Q: How much will your style have to change at the Indianapolis Motor Speedway?

HC: In the ovals, I believe it'll be a little bit different because this is a new car. But when you're driving inside the car, you probably have to be as smooth as a baby's butt because this place, you've got to respect, and so far right now we're a lot of respect, and hopefully this respect will pay back for us.

Q: What do you need to see out there to be comfortable when it comes to the race at IMS?

HC: Running in traffic is the biggest thing. Today we're not looking for that. Today we're just looking to start a new foundation of our setup so that when we come back in the month of May we can continue to move up. Certainly the most important day is the race, and you've got to be consistent, and that's the key to be good here.

Q: It's always great to come back here, isn't it?

HC: Always. Always it's great, and it brings a big smile on my face. This is a great place, and I just can't wait to come back for the month of May.

SCOTT DIXON (No. 9 Target Chip Ganassi Racing Dallara/Honda)

Q: How did it go out there?

SD: We've kind of just went through some couple small engine issues just with the boost controls and minor things like that. I think we've done maybe a total of eight to 10 laps and nothing really at speed yet. So we're kind of just working through some of the small stuff, and we've got to be careful because we're running engines that we have to run for the next two races, as well. All in all, it's pretty cool to be back out here at the Speedway and running around, and the cars definitely look drastically different. It's been fun out here.

Q: Does the new car level the playing field a little bit?

SD: It does, and it doesn't. I think some teams have definitely seemed to have it worked out a little bit more. I think the toughest issue has been actually testing at tracks that you don't race at. They kind of send you down a winding, wooded path that you might not typically take. So it's been tough. I know that a lot of things that we did at Sebring have kind of hurt us at St. Pete and Barber, and we've had to sort of quickly pull away from those things. I think some of the teams that maybe haven't tested and stick with a generic kind of setup, maybe they've hit the track a little bit better.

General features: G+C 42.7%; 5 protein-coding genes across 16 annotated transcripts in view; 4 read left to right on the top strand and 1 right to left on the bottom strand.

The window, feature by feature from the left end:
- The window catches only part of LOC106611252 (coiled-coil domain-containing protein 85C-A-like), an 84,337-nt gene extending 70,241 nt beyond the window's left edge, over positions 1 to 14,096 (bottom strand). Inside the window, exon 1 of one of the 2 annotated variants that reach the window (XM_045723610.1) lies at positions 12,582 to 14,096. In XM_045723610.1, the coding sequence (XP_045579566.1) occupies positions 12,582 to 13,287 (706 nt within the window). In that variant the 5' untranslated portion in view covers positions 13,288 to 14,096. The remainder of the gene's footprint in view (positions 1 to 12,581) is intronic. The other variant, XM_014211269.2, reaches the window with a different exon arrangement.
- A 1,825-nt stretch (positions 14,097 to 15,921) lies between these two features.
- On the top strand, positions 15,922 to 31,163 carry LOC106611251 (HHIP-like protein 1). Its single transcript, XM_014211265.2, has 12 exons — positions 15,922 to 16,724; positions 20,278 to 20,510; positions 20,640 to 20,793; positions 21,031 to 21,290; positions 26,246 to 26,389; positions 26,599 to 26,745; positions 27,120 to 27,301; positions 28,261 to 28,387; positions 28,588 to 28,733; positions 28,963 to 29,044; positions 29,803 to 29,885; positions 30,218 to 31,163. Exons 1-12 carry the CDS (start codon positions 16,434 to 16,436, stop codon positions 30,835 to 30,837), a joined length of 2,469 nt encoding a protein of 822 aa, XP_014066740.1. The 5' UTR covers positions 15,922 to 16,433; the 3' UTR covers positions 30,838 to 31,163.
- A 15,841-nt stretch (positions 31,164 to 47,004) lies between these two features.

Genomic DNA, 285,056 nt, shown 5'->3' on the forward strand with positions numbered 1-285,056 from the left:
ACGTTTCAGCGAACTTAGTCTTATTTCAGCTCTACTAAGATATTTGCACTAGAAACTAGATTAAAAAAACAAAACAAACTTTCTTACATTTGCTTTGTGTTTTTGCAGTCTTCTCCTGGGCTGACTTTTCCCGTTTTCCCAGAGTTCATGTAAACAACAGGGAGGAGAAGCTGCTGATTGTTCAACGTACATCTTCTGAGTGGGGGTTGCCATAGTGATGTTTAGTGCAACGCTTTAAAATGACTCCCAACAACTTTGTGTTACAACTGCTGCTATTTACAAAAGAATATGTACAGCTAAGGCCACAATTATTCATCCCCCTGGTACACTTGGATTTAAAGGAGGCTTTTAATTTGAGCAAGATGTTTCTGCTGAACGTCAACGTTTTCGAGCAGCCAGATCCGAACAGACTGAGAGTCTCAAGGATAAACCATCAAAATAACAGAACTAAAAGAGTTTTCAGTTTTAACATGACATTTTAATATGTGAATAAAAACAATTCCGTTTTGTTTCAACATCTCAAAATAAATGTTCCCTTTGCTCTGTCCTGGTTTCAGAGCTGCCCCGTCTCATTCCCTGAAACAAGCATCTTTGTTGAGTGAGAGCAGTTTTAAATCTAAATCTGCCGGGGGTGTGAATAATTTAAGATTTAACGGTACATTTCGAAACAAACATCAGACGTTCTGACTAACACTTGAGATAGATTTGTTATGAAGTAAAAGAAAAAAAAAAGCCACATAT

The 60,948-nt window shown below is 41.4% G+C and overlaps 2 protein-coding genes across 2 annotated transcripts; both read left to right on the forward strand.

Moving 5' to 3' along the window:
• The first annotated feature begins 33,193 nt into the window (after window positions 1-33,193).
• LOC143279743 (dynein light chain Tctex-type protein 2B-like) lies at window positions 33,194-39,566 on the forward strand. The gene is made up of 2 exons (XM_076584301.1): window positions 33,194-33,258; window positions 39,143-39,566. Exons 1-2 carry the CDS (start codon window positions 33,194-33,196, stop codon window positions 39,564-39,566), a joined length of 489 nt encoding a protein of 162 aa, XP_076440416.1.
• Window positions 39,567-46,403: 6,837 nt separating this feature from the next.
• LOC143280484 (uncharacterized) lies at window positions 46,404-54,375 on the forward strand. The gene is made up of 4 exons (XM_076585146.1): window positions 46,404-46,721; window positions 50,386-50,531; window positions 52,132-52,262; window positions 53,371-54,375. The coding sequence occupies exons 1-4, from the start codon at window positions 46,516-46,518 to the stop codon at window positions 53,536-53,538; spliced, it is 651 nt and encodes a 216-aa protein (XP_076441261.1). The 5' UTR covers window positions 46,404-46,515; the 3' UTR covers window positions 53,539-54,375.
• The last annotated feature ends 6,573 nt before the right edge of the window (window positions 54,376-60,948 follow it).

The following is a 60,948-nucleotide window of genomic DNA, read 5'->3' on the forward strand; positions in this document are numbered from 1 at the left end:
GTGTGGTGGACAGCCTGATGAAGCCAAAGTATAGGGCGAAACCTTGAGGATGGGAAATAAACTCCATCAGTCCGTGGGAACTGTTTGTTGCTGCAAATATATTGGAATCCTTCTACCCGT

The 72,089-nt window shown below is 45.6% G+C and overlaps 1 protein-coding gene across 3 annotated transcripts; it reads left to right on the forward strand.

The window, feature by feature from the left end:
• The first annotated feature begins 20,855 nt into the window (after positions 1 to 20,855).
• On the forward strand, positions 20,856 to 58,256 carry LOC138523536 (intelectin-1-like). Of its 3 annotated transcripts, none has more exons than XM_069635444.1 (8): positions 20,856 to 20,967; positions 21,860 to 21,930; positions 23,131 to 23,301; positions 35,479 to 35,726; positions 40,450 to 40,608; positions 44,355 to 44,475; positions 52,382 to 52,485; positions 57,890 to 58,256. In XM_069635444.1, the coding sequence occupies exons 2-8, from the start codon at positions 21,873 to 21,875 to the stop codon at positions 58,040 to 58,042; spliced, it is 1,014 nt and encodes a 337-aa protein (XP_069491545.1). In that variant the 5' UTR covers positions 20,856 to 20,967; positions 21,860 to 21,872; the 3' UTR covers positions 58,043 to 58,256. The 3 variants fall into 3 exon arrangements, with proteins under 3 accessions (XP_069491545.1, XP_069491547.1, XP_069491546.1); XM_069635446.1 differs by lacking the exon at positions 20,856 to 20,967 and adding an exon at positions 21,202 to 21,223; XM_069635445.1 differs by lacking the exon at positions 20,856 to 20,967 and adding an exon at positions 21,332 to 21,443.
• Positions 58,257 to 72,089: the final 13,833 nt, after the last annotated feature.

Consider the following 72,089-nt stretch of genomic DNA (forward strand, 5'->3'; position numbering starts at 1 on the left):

Q: How do you think the car looks?

SD: It's different. It seems like with the younger generation really like it, and for me I'm still getting used to it a bit, I think. It definitely looks really low and kind of streamlined in some ways, but I think when you actually physically see the car compared to the cars last year, they physically look quite a bit bigger. I think it's something I'll be getting to like a little more.

Q: Were you frustrated with how things ended last week at Barber?

SD: I was definitely frustrated after the race. I think we did a good job in having the pace and focusing on some areas, but we really let ourselves down, and at one point I didn't even know we were racing (Will) Power. I thought he still had to pit before we made that last transition, so I think we have done a pretty decent job out of the blocks so far this season. With two second-place finishes, I think I'm already 50 points ahead of where I was last year, and that's kind of nice.